The problem is that we are in a situation where we have a date – 1st of May – approaching. And so far we have seen that the peace talks are fragile. They are not making so much progress as we want to see. And, therefore, we also, of course, are extremely concerned by the increased level of violence. And, therefore, our message to Taliban is to reduce violence, negotiate in good faith and make sure that they stop all cooperation with international terrorist groups.
That’s also the reason why we have not made a final decision today, at the ministerial meeting today, on our future presence in Afghanistan, because we believe that there is still time to reach a political agreement to see progress before the deadline, 1st of May. So, our focus is on the peace process and we will do whatever we can to make that be a successful process.
Italy is playing and has played an important role in Afghanistan for many years. I have met and visited Italian forces in Afghanistan several times in Herat, where Italy is the lead nation, or the framework nation. And NATO, we are extremely grateful for the contributions over many years by Italy to our Mission in Afghanistan, fighting international terrorism.
Prime Minister Draghi, Mario Draghi, is a highly-respected politician, or international leader and now a politician. I have had the privilege of meeting him in different capacities. And I know him as a very strong supporter of the transatlantic bond, NATO, the cooperation between North America and Europe. And I’m looking forward to working with him in his new capacity as Prime Minister of Italy.
OANA LUNGESCU: Thank you. And I we’ll now go to Kabul to Shershah Nawabi from PMG News, Afghanistan.
SHERSHAH NAWABI [PMG News]: Yeah, thank you so much, Mr Secretary General, for giving us your time. Actually, there are two questions that I have. In current situation, according to the news reports that we have, Taliban are now working or planning for their spring fight, for their spring assault. So what do you think about this case, as you haven’t decided about your presence in Afghanistan? What would be the . . . your stand on the issue of a spring assault? And the second issue is: a few days ago, Mullah Baradar just sent an open letter to the US government and also to the international community and urged all sides to pull out the troops from Afghanistan. So what’s NATO’s stance in this case? Thank you so much.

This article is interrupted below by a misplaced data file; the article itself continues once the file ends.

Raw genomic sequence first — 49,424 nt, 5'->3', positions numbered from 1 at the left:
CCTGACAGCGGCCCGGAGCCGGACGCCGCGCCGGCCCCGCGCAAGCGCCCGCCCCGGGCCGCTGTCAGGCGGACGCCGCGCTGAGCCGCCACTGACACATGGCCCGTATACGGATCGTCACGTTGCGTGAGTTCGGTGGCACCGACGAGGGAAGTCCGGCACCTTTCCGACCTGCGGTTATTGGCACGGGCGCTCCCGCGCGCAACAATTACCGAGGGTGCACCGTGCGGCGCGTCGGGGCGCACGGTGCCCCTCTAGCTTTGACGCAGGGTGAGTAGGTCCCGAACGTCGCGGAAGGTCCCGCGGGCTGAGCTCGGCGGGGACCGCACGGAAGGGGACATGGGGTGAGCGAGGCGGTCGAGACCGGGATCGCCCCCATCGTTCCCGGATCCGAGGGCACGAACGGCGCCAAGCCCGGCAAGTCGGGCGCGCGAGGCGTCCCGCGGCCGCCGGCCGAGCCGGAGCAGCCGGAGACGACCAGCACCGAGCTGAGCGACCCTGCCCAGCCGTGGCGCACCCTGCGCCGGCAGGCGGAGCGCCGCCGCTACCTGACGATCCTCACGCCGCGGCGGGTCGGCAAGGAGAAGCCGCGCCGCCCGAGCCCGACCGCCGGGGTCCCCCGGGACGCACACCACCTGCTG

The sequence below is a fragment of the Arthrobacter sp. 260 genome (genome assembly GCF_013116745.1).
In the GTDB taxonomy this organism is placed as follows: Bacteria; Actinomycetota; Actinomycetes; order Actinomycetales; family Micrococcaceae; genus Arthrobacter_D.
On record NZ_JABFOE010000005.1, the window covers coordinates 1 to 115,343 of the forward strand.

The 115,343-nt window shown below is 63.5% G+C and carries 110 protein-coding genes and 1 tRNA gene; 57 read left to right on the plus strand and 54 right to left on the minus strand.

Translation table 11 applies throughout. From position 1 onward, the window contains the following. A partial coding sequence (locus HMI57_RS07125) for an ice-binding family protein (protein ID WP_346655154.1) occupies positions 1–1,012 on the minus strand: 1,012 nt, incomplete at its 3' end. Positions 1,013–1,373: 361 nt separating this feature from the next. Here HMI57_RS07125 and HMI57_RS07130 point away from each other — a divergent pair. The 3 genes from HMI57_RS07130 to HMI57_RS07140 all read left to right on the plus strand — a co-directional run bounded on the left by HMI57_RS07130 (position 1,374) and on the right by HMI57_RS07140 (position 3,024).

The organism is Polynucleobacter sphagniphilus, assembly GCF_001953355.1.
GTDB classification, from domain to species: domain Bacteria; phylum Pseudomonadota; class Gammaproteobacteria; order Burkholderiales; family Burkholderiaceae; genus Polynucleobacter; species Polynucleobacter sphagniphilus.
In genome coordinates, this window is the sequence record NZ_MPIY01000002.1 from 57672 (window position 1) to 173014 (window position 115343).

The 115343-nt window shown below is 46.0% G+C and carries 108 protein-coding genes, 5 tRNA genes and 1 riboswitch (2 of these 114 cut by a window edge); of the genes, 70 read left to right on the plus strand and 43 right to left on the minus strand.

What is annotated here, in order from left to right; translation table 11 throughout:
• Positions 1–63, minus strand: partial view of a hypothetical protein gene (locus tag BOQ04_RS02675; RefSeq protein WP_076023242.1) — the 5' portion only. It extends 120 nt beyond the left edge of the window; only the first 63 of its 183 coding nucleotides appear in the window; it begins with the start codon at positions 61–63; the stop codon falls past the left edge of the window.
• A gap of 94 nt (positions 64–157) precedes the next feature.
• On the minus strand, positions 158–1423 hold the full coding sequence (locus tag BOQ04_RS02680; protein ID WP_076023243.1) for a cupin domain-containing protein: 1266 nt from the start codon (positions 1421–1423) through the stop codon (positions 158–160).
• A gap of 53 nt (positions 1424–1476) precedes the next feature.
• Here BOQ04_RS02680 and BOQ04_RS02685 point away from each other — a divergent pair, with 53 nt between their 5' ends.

JENS STOLTENBERG: So, our presence in Afghanistan is conditions-based. And that’s also the reason why we now are closely looking into and monitoring and assessing the situation on the ground in Afghanistan before we make a final decision. Any increase in violence will undermine the peace efforts. And a spring offensive will, of course, undermine the prospects for peace. We are actually expecting the opposite. We are expecting that the Taliban reduces violence and by that, demonstrating faith in the peace negotiations.
So, any increase in violence will be the opposite message and thereby also undermine the possibilities of a lasting, negotiated, peaceful agreement in Afghanistan.
OANA LUNGESCU: OK, next is Thomas Gutschker from Frankfurter Allgemeine Zeitung.
THOMAS GUTSCHKER [Frankfurter Allgemeine Zeitung]: Thanks a lot. Secretary General, did you get any indication from Secretary Austin on when the US intends to make its decision and whether it already has any inclination on the way forward? And, in addition to that, does only withdrawal, an end to the mission in Afghanistan, need to form a decision, or also a continuation? Thank you.